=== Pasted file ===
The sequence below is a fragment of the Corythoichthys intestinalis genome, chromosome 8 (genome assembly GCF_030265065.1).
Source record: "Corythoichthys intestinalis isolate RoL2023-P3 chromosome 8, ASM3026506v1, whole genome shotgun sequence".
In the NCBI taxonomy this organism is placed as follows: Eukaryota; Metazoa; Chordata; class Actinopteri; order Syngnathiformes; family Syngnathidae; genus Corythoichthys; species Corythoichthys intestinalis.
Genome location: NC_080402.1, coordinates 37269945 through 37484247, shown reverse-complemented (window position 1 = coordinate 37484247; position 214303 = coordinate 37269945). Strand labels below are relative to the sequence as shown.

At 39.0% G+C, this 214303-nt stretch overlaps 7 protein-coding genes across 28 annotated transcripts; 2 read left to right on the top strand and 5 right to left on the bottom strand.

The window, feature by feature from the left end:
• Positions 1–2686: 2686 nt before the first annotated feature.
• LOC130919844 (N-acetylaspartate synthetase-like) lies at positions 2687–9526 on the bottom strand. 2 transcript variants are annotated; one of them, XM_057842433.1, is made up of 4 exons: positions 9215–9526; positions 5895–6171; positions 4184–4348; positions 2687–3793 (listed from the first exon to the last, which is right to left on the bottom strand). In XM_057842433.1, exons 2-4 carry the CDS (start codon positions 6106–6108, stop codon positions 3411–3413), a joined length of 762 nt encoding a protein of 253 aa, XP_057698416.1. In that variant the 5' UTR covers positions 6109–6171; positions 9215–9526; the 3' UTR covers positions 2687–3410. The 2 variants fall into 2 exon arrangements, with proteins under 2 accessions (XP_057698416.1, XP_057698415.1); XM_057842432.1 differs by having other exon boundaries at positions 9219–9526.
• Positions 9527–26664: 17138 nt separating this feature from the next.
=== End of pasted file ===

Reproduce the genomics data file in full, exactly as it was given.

The sequence below is a fragment of the Corythoichthys intestinalis genome, chromosome 8 (genome assembly GCF_030265065.1).
Source record: "Corythoichthys intestinalis isolate RoL2023-P3 chromosome 8, ASM3026506v1, whole genome shotgun sequence".
In the NCBI taxonomy this organism is placed as follows: Eukaryota; Metazoa; Chordata; class Actinopteri; order Syngnathiformes; family Syngnathidae; genus Corythoichthys; species Corythoichthys intestinalis.
Genome location: NC_080402.1, coordinates 37269945 through 37484247, shown reverse-complemented (window position 1 = coordinate 37484247; position 214303 = coordinate 37269945). Strand labels below are relative to the sequence as shown.

At 39.0% G+C, this 214303-nt stretch overlaps 7 protein-coding genes across 28 annotated transcripts; 2 read left to right on the top strand and 5 right to left on the bottom strand.

The window, feature by feature from the left end:
• Positions 1–2686: 2686 nt before the first annotated feature.
• LOC130919844 (N-acetylaspartate synthetase-like) lies at positions 2687–9526 on the bottom strand. 2 transcript variants are annotated; one of them, XM_057842433.1, is made up of 4 exons: positions 9215–9526; positions 5895–6171; positions 4184–4348; positions 2687–3793 (listed from the first exon to the last, which is right to left on the bottom strand). In XM_057842433.1, exons 2-4 carry the CDS (start codon positions 6106–6108, stop codon positions 3411–3413), a joined length of 762 nt encoding a protein of 253 aa, XP_057698416.1. In that variant the 5' UTR covers positions 6109–6171; positions 9215–9526; the 3' UTR covers positions 2687–3410. The 2 variants fall into 2 exon arrangements, with proteins under 2 accessions (XP_057698416.1, XP_057698415.1); XM_057842432.1 differs by having other exon boundaries at positions 9219–9526.
• Positions 9527–26664: 17138 nt separating this feature from the next.